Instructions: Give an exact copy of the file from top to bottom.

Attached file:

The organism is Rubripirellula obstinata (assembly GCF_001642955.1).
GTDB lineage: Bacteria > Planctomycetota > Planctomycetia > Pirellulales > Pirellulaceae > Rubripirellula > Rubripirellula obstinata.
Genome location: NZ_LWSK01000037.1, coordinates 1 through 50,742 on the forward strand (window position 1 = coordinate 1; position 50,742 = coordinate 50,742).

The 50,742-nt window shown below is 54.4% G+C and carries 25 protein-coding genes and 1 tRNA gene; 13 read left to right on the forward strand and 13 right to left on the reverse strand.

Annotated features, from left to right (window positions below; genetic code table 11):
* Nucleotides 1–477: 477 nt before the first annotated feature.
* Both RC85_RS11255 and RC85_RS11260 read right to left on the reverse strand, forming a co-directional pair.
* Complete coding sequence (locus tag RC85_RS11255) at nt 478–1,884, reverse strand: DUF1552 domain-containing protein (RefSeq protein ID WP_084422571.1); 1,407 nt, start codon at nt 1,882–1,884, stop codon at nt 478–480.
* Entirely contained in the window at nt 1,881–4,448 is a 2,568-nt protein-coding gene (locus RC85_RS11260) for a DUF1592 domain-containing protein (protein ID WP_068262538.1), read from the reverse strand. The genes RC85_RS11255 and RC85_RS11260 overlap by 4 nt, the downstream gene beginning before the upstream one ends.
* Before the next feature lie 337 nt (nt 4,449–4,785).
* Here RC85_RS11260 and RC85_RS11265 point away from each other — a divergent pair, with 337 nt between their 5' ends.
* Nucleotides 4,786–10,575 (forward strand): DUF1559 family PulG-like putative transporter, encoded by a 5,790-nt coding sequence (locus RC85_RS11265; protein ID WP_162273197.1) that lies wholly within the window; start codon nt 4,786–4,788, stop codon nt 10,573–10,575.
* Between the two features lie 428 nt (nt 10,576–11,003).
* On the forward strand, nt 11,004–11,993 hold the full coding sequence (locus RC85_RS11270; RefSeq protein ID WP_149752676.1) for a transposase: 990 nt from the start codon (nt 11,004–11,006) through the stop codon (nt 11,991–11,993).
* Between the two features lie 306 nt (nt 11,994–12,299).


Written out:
The organism is Rubripirellula obstinata (assembly GCF_001642955.1).
GTDB lineage: Bacteria > Planctomycetota > Planctomycetia > Pirellulales > Pirellulaceae > Rubripirellula > Rubripirellula obstinata.
Genome location: NZ_LWSK01000037.1, coordinates 1 through 50,742 on the forward strand (window position 1 = coordinate 1; position 50,742 = coordinate 50,742).

The 50,742-nt window shown below is 54.4% G+C and carries 25 protein-coding genes and 1 tRNA gene; 13 read left to right on the forward strand and 13 right to left on the reverse strand.

Annotated features, from left to right (window positions below; genetic code table 11):
* Nucleotides 1–477: 477 nt before the first annotated feature.
* Both RC85_RS11255 and RC85_RS11260 read right to left on the reverse strand, forming a co-directional pair.
* Complete coding sequence (locus tag RC85_RS11255) at nt 478–1,884, reverse strand: DUF1552 domain-containing protein (RefSeq protein ID WP_084422571.1); 1,407 nt, start codon at nt 1,882–1,884, stop codon at nt 478–480.
* Entirely contained in the window at nt 1,881–4,448 is a 2,568-nt protein-coding gene (locus RC85_RS11260) for a DUF1592 domain-containing protein (protein ID WP_068262538.1), read from the reverse strand. The genes RC85_RS11255 and RC85_RS11260 overlap by 4 nt, the downstream gene beginning before the upstream one ends.
* Before the next feature lie 337 nt (nt 4,449–4,785).
* Here RC85_RS11260 and RC85_RS11265 point away from each other — a divergent pair, with 337 nt between their 5' ends.
* Nucleotides 4,786–10,575 (forward strand): DUF1559 family PulG-like putative transporter, encoded by a 5,790-nt coding sequence (locus RC85_RS11265; protein ID WP_162273197.1) that lies wholly within the window; start codon nt 4,786–4,788, stop codon nt 10,573–10,575.
* Between the two features lie 428 nt (nt 10,576–11,003).
* On the forward strand, nt 11,004–11,993 hold the full coding sequence (locus RC85_RS11270; RefSeq protein ID WP_149752676.1) for a transposase: 990 nt from the start codon (nt 11,004–11,006) through the stop codon (nt 11,991–11,993).
* Between the two features lie 306 nt (nt 11,994–12,299).